Developing money smarts
This week's goal:
To help members of your family develop an understanding of money issues and sound principles of financial stewardship.
What the experts say:
According to financial advisor Larry Burkett, "Financial issues usually are emotional concerns for single parents. Many don't really want to look too closely at the reality of their situation because it could be frightening."* However, you must plan and budget wisely, especially if you are on a limited income. Do not hesitate to ask your church for financial guidance. Write out a budget and your spending habits. Be prepared to make changes.
One family's story:
One single mom who had successfully raised her two children on a limited income and without child support was asked to share how she was able to survive. She said that she sat down and wrote out expenses for the household every month. She showed her children the tight budget and asked them to contribute. As a family, they collected coupons from the newspaper. They were frugal when it came to outings. They took good care of clothes and belongings. She said, "At the time I hated what my kids were missing out on designer clothes, extracurricular activities, church camps and other normal things kids like to do. But as adults they are wise when it comes to financial issues. My son worked his way through college, and my daughter is financially savvy. I'm proud of what they were taught and how they turned out. One other thing, as a single parent, you must rely on the Lord. There were many times when I didn't think I was going to make it, and somehow He provided through friends, church family, extra jobs for me and on and on. Reliance on God is the only way."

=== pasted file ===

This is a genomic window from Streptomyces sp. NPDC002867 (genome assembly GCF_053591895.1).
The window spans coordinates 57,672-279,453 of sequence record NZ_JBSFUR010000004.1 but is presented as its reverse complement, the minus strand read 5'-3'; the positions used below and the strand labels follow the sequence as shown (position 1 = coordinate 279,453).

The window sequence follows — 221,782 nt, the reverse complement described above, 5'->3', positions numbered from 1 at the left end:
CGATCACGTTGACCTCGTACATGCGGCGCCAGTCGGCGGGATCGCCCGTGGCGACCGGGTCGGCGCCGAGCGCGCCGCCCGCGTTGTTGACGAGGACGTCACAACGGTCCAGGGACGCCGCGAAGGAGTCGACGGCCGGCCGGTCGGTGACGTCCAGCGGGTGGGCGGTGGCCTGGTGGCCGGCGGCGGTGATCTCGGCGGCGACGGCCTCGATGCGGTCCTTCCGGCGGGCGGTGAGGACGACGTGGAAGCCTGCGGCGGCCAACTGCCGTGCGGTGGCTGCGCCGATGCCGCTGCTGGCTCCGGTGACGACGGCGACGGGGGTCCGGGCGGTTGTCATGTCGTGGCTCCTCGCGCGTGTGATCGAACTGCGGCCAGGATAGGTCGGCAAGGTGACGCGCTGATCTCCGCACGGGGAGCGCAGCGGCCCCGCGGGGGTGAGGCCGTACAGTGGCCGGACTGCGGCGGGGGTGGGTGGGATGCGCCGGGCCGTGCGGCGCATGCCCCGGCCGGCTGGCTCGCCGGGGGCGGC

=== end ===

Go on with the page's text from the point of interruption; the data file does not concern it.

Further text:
This week's Scripture focus:
2 Thessalonians 3: 10:
"If a man will not work, he shall not eat."
Building family strengths:
Sit down with your children and discuss ways they can con tribute to the family's budget. It could be as simple as turning off light switches or helping you write out a week's worth of menus. Collect coupons together this week, and take your children to the store to help you shop. Decide how much money can be spent and only buy the items on YOUR list. If there is money left over because the children shopped
wisely, buy a special treat for the family. Clean out your closets and have a garage sale. Take the money earned to treat your children to a special event. Look around and find free activities that you and your family can attend together. Think more and more about how to save and spend wisely.
* Larry Burkett, Financial Guide for the Single Parent Workbook, (Chicago: Moody Press, 1997), p. 9.